Week Mar 6
Sun: Bonnie to work –
stalls – weigh kids – lath house – chase goats around – mend fence
Mon: bay tree – firewood – start truck – manure Basil beds
Tues: yard, compost – woodpile
Wed: RAIN – finish taxes – meatballs –
… and one of the flaws in this Envelope method (apart from weather, which I am not going to mention in this post, except to say that now that enough warmth has thawed the stall floors so we can shovel manure, the rains have set in to the point where it would compact the soil to spread it while it’s too wet to till, and have soaked the ground for snap peas, which are just of a size to set, and cold nights still keep the greenhouse closed and heated, but the days are warm enough that the goats are bored with hay, but there hasn’t been enough sun to get the grass up good and the leaves out, so they are spending their days looking for new “secret exits” to other things to eat, and when I should be sowing more crops, which actually doesn’t matter a lot since the ground is so wet, I am spending half of mine rounding them up and keeping them off the road. There! I didn’t mention weather, hardly) is that just when you think you’re on top of everything goats get up to, they surprise you.
I had been wondering at the ability of some does to “put their kids down for a nap” – i.e. get them curled up in a snug corner of the stall while the does go out to browse. “Some” – other kids seem determined to follow Ma’s and see what’s so interesting in the pasture, woods, hayfield, garden or wherever they can get to.
Like one midmorning in January when all the does came up out of the woods. Columbine’s twins (big, forward and leaderly from birth) were with her: Hyacinth’s were napping in the stall: one of the triplets was with Jonquil, the other two nowhere to be seen. The big twins, in an early display of herd instinct, ran halfway down the hill and bleated loudly and repeatedly. There were answering bleats from the woods, across a ravine and up the next hill. I wound up traipsing thru snow and brush, over logs and at least one old fence line, to catch and carry the soaking wet, reluctant and squirming Curly and Ivy to a point where I could lift them over the pasture fence and let them run to Ma. (I am not sentimentalizing: that is what kids call their dams.)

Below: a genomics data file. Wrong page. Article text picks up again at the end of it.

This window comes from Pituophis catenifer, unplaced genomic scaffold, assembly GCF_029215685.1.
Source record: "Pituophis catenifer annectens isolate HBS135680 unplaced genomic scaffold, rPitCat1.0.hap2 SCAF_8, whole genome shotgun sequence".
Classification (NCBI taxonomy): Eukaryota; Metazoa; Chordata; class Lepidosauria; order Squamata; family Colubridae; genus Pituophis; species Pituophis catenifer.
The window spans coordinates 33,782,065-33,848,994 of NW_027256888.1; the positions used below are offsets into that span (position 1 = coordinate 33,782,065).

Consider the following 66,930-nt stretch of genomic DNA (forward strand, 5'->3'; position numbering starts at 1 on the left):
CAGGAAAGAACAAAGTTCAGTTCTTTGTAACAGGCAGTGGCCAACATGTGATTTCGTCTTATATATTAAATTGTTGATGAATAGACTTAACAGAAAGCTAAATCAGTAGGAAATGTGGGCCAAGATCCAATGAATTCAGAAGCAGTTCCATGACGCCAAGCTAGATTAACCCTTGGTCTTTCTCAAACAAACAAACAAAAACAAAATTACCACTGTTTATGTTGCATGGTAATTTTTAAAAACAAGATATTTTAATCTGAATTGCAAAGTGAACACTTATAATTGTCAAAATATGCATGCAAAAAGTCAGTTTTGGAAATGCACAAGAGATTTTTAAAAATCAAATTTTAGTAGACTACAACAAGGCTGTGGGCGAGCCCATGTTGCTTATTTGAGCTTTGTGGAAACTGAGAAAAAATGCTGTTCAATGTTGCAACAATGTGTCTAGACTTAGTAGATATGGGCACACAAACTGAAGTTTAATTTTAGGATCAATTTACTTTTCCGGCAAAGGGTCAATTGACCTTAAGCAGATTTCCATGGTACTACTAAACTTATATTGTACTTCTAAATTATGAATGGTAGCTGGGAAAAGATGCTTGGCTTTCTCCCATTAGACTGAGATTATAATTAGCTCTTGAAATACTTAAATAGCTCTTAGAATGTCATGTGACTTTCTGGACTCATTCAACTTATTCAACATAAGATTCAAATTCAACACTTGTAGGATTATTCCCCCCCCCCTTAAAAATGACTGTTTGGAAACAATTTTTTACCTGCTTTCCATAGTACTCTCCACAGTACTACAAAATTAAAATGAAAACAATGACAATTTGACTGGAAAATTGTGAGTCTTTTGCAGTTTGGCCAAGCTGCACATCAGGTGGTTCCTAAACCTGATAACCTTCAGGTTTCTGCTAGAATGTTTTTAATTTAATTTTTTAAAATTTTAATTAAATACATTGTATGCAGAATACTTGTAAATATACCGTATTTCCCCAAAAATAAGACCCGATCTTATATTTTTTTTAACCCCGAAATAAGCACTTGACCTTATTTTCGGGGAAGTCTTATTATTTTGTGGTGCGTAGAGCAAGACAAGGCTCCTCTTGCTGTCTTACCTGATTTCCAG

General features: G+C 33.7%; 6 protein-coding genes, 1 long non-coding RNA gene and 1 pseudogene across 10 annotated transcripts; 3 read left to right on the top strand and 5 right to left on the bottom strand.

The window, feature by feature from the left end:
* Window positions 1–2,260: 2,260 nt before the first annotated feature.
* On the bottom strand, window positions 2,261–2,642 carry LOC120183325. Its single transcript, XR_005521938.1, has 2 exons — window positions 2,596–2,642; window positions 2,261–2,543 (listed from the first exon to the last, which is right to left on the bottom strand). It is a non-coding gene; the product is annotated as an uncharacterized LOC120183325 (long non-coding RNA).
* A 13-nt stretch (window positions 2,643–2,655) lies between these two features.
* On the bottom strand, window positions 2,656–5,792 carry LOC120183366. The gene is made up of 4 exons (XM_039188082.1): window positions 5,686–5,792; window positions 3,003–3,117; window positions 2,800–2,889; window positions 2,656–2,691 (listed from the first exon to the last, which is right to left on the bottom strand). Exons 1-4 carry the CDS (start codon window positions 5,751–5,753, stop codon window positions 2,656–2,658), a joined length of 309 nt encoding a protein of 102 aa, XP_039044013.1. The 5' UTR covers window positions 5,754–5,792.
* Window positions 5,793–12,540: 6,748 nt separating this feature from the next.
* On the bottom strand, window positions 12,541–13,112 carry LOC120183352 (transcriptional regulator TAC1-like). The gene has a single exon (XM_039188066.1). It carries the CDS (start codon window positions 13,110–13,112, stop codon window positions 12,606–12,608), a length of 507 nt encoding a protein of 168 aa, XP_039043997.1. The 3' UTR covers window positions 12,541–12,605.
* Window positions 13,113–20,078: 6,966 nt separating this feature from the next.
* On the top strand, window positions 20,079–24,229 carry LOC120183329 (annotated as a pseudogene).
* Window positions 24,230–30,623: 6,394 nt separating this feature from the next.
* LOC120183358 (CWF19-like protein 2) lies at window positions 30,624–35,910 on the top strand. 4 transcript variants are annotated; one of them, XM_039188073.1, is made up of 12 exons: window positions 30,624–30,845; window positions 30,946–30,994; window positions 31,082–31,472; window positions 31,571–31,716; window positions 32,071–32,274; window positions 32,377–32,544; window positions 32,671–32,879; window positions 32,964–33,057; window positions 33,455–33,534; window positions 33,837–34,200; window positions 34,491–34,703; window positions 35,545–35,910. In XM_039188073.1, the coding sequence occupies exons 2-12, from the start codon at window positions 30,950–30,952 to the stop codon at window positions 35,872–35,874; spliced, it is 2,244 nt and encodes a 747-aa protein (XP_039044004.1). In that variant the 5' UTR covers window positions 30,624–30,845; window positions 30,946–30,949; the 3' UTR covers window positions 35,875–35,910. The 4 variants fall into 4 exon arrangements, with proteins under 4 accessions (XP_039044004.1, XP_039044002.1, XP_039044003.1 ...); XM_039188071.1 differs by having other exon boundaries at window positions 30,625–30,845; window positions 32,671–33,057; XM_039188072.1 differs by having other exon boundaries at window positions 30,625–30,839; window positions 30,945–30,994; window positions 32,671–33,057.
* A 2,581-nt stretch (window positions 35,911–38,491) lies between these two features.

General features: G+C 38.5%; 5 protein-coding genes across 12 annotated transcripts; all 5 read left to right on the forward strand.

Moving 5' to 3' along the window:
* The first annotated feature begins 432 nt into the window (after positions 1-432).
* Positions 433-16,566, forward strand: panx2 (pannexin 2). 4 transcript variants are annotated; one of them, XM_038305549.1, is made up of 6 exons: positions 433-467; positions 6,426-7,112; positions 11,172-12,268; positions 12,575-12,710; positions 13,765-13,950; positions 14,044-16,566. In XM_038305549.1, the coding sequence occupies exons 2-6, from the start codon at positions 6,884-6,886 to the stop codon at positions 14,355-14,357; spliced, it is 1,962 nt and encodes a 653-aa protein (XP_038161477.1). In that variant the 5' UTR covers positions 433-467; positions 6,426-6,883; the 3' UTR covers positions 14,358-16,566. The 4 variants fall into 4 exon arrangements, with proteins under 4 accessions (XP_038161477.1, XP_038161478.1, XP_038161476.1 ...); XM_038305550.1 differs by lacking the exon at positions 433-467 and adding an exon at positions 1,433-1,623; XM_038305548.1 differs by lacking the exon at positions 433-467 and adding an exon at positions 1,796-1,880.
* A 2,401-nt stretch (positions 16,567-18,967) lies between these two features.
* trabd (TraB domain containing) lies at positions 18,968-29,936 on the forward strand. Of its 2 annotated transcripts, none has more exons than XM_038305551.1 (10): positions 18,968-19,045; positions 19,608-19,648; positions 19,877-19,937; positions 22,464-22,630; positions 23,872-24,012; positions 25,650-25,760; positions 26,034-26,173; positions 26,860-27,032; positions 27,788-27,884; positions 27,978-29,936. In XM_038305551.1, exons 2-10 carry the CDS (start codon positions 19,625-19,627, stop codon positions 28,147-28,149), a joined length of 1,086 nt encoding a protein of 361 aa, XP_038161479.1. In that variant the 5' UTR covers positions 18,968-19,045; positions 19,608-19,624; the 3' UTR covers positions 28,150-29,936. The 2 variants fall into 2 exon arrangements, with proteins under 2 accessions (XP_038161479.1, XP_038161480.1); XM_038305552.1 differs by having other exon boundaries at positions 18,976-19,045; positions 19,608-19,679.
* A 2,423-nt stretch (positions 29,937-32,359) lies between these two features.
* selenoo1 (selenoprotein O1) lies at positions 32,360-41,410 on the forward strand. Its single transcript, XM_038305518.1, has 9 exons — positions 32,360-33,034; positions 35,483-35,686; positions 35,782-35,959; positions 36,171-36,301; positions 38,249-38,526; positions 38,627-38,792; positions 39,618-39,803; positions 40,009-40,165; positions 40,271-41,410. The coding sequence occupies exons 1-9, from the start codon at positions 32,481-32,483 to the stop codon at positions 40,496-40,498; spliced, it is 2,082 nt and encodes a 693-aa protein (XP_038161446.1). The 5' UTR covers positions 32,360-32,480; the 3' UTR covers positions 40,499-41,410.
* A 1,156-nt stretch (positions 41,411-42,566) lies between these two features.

That brings us to this past Sunday. Bonnie and I got a couple stalls shovelled, covered the carrot seed against a cold snap, and moved some raspberry canes, but had to stop 3 times to corral the goats. We closed one stretch of vulnerable fence, but looked unsuccessfully for their new escape route.
Heading back to start supper, we saw the does setting off down the hill in their field. On stall check, only one of the <week-old sets of twins were bedded down – the older pair, in fact. It seemed Aggie was going to take hers out to forage with her. I went on cooking and watched for the does to return. Of course, they came from the horse pasture. Without Aggie’s kids.
There’s just no way to describe the agony of that 2-hour search, or to credit Bonnie properly for tireless scrambling over hills and thru brush, and finally, for sharp eyes, attentiveness and a more open mind about what goats might do. We were leading Aggie along the entire browsing route, hoping she would head for a spot where she had bedded them down. Bonnie yelled, “Wait a minute – something white!” The two were curled up asleep, not far from the barn, within the narrow space of a three-trunked Locust tree, which Aggie had looked toward, but I had walked right past.*
Thanks also are due to John and Larry, for reminding me of how doe deers will bed fawns down, and how doe goats may do the same, “so keep looking.”
On Monday, I did get the truck started and up to the mechanic. So maybe the rest of the week will run smoother.
*I did, during all the scrambling, find the new secret exit route.